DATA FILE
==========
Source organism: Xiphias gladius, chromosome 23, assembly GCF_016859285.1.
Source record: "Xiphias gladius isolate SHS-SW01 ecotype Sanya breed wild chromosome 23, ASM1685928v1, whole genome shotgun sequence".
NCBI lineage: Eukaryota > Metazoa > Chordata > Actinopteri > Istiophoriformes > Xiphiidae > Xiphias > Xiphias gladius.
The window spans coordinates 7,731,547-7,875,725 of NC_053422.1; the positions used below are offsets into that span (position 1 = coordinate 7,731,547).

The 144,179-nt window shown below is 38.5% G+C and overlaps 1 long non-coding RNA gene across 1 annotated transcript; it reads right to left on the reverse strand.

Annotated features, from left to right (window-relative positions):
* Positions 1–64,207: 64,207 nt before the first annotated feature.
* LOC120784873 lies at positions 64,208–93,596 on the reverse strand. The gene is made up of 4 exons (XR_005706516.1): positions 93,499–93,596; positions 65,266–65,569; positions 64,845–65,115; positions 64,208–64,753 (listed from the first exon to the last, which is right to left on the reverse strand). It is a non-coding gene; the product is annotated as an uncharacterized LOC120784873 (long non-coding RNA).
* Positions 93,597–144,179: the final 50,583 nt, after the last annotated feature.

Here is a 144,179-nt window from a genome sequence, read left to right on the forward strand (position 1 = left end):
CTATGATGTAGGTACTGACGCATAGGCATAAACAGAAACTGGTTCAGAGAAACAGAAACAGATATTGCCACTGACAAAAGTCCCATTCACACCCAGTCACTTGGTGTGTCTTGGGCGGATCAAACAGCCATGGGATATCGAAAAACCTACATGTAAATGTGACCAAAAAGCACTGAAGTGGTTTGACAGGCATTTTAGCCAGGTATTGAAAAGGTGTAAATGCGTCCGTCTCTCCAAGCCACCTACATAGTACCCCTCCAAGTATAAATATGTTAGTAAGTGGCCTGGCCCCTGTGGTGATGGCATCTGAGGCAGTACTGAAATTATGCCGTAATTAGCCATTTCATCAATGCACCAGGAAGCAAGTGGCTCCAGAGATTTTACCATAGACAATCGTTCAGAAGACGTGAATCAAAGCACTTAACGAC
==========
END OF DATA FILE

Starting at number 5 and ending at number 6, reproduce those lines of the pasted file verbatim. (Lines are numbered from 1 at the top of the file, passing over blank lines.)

The 144,179-nt window shown below is 38.5% G+C and overlaps 1 long non-coding RNA gene across 1 annotated transcript; it reads right to left on the reverse strand.

Annotated features, from left to right (window-relative positions):